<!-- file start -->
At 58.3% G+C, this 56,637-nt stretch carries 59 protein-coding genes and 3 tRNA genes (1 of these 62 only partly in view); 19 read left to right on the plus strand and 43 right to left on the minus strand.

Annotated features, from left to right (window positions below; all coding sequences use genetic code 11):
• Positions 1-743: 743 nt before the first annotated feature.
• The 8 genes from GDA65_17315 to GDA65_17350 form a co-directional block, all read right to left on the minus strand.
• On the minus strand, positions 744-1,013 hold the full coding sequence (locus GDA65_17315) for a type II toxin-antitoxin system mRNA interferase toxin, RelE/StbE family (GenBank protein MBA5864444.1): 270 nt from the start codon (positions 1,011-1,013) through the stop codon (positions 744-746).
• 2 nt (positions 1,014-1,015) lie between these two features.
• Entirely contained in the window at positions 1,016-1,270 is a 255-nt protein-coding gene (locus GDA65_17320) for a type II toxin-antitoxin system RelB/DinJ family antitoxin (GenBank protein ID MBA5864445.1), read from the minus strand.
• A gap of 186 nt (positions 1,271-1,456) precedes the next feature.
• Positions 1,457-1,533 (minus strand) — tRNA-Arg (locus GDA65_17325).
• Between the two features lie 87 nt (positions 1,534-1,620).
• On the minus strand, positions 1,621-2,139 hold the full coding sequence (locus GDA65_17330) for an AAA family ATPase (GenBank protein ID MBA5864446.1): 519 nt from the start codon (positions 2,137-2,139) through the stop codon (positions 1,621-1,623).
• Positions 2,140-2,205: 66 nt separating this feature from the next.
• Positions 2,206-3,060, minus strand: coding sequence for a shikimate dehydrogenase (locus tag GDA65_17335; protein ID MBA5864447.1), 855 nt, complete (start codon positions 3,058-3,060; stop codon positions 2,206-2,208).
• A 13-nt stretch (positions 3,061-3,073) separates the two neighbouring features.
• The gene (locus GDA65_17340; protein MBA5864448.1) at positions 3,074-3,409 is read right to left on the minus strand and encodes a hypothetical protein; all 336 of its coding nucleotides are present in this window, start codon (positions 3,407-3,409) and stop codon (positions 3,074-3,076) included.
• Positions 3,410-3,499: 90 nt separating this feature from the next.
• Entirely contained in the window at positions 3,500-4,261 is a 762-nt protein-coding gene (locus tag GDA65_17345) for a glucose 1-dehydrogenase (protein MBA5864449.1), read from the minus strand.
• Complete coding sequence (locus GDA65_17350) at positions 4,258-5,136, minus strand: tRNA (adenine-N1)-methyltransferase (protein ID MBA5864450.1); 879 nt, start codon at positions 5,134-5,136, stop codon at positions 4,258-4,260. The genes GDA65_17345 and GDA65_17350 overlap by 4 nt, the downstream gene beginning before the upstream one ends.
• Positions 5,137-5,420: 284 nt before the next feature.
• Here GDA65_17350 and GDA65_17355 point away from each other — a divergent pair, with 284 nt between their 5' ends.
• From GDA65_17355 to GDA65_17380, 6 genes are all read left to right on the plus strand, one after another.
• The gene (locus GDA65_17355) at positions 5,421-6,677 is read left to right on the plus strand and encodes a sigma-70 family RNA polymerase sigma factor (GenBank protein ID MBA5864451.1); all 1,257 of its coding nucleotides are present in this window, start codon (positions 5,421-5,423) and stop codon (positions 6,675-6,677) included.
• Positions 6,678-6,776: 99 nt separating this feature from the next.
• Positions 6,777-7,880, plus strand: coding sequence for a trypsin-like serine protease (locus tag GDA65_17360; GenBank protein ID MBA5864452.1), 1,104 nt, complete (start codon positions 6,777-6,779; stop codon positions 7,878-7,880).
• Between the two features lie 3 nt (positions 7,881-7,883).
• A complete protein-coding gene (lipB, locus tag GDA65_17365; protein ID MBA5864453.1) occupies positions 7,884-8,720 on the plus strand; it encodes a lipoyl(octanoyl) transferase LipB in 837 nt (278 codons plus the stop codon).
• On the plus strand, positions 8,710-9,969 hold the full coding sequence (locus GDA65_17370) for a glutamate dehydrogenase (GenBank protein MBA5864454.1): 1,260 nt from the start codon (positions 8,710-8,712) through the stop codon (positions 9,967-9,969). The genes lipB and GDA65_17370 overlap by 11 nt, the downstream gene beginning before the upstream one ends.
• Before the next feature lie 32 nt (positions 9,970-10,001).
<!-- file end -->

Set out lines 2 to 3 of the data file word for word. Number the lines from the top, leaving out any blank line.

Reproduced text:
Annotated features, from left to right (window positions below; all coding sequences use genetic code 11):
• Positions 1-743: 743 nt before the first annotated feature.